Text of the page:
How to Rank Reactions by Enthalpy Changes

Instructor: Justin Wiens

Justin teaches college chemistry and has Bachelor and Doctorate degrees in chemistry.

This lesson describes the difference between exothermic and endothermic chemical reactions. We then show to rank enthalpy changes for chemical reactions, from least to most exothermic or endothermic, depending on the sign of the enthalpy change.

Introduction to Enthalpy Changes

When we observe chemical reactions, we are often interested not only in the transformation of one type of matter to another, but also the energy associated with the change.

Often, a chemical reaction either gives off or absorbs heat as the reaction proceeds. When the experiment is done under constant pressure conditions, such as the benchtop in a laboratory, the heat is called enthalpy. Technically, since we measure the flow of heat from one object to another, the heat is actually the enthalpy change, or ΔH.

Exothermic Vs Endothermic Reactions

The amount of enthalpy associated with a reaction is simply the amount of heat given off or absorbed by the chemical reactants. We can compare these amounts between chemical reactions to determine which ones are most exothermic (give off the most heat) or endothermic (absorb the most heat).

The heat has to go somewhere, though. When we feel a beaker with chemicals in it getting colder, this actually means that the enthalpy change for the reaction is positive because the heat leaves the beaker and goes into the chemicals. If the beaker gets warmer, then heat is leaving the chemicals as new chemical bonds are formed, and going into the beaker.

Quantifying Enthalpy Changes

We quantify the amount of heat in units of energy per mole-equivalent in a chemical reaction. It's easiest to understand what this means by looking at an example. Let's look at the combustion of methane, natural gas. The balanced chemical equation for this reaction is the following:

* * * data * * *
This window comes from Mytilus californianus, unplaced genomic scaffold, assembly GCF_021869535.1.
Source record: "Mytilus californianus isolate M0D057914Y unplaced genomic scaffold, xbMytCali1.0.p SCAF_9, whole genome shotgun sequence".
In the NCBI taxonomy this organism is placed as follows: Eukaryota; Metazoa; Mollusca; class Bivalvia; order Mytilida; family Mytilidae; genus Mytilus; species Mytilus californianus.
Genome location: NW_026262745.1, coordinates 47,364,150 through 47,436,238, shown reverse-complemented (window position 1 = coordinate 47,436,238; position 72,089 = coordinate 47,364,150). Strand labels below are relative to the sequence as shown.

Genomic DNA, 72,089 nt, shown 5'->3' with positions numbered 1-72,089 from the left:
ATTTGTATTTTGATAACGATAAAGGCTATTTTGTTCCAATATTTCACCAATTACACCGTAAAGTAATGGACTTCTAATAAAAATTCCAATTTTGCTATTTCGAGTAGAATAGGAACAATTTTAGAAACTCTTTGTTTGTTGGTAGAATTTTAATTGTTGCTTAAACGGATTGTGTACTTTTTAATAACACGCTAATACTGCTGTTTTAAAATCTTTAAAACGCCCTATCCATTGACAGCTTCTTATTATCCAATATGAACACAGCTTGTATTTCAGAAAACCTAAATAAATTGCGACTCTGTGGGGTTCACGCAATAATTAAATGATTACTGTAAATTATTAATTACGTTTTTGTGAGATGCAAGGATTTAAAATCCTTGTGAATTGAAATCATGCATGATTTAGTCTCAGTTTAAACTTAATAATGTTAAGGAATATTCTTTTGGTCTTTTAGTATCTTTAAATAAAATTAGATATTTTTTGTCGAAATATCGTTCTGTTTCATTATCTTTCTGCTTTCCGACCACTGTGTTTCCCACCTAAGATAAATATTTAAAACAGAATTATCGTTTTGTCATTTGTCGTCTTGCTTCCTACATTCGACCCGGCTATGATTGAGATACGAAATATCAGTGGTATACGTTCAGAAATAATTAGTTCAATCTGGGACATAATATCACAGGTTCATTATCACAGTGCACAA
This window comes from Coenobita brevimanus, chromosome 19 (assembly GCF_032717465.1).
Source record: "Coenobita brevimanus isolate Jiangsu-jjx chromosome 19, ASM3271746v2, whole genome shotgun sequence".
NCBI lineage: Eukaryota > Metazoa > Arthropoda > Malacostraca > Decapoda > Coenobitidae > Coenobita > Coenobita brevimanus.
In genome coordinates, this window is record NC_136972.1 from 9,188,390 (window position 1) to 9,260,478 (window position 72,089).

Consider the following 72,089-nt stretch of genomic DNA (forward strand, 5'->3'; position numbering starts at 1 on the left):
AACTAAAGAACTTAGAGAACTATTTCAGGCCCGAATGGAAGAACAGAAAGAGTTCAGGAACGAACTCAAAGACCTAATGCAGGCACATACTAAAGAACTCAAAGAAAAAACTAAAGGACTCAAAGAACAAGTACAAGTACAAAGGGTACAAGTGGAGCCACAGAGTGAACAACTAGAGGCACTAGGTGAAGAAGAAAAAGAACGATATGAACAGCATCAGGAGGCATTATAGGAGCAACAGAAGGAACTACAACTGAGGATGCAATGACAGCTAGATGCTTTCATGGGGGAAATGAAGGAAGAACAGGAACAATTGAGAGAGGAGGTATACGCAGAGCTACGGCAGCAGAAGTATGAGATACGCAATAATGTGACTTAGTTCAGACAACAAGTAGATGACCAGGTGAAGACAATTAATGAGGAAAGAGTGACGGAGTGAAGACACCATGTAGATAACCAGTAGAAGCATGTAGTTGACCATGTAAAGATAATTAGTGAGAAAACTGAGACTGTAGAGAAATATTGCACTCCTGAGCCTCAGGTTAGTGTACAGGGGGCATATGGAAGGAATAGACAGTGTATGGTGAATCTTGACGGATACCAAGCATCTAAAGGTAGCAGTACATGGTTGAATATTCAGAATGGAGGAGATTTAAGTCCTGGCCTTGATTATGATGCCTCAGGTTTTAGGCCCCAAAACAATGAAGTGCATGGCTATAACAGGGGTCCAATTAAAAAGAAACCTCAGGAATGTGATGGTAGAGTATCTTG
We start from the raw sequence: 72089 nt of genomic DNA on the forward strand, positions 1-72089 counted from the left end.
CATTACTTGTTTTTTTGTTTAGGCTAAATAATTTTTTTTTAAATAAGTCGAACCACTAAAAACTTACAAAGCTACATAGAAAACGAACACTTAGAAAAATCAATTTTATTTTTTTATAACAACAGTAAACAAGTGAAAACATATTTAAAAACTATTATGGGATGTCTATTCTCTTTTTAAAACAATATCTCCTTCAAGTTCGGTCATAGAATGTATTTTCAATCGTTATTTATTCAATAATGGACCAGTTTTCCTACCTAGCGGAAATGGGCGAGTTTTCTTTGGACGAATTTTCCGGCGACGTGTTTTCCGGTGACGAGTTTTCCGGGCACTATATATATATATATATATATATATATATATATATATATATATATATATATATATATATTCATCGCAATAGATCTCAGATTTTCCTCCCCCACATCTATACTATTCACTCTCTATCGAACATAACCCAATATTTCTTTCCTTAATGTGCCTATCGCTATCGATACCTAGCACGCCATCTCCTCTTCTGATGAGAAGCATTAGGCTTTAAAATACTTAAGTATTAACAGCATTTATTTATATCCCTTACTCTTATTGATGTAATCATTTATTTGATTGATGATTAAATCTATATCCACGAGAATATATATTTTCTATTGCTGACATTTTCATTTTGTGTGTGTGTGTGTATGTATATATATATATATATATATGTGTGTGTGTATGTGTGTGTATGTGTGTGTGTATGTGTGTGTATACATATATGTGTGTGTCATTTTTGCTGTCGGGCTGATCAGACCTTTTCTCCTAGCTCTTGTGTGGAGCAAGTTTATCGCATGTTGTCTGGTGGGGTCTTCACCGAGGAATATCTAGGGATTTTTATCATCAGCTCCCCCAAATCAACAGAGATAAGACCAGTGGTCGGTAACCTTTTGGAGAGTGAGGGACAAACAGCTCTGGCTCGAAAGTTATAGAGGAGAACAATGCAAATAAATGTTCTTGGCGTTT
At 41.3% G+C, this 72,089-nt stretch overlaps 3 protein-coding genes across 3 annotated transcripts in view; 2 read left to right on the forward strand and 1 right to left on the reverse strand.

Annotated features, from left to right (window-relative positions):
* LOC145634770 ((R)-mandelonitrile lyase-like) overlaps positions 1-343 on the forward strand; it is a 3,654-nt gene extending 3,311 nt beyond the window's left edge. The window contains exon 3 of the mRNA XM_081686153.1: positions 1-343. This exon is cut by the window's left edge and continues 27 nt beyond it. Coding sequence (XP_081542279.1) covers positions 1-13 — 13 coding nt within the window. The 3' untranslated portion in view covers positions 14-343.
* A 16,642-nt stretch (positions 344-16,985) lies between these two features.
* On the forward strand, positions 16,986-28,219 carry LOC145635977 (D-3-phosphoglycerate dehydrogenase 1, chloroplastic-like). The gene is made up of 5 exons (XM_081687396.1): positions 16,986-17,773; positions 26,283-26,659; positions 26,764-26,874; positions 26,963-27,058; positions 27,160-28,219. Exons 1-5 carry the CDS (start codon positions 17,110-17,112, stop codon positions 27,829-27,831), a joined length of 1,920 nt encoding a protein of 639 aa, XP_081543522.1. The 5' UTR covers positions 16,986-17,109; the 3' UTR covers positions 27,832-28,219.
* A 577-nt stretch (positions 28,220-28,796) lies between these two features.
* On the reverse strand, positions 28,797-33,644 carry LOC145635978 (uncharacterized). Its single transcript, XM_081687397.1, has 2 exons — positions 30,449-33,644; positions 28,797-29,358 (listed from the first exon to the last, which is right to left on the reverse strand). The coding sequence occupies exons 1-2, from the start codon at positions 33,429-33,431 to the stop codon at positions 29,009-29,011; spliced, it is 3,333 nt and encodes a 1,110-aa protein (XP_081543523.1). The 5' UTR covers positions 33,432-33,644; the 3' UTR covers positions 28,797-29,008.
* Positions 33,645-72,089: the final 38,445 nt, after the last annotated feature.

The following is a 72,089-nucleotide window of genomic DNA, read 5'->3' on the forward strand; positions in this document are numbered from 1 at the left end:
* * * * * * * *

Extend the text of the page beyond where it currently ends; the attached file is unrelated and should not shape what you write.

CH4 (g) + 2O2 (g) → CO2 (g) + 2H2 O (g) ΔH = -802.3 kJ

The -802.3 kJ means that the reaction as written will give off that much heat to the environment; this reaction is exothermic, so ΔH is negative. It's like a chemical recipe: one mole of methane plus two moles of oxygen yields one mole of carbon dioxide and two moles of water, as well as 802.3 kJ heat.

If we double the recipe, that's the same thing as doubling the coefficients in the chemical equation: we would then produce 1604.6 kJ of heat.

If we reverse the chemical reaction, we would get the following:

CO2 (g) + 2H2 O (g) → CH4 (g) + 2O2 (g) ΔH = +802.3 kJ

Now, ΔH is positive, which tells us the reaction as written is endothermic. This tells us that we must put heat into the carbon dioxide and water to transform them back into methane and oxygen.

Ranking Enthalpy Changes

Let's compare several chemical reactions to determine which ones are most exothermic or endothermic.

Exothermic Reactions

Look at the following three chemical reactions:

C3 H8 (g) + 5O2 (g) → 3CO2 (g) + 4H2 O (g) ΔH = -2219.9 kJ

2H2 (g) + O2 (g) → 2H2 O (g) ΔH = -571.6 kJ

3H2 (g) + 2N2 (g) → 2NH3 (g) ΔH = -92.2 kJ

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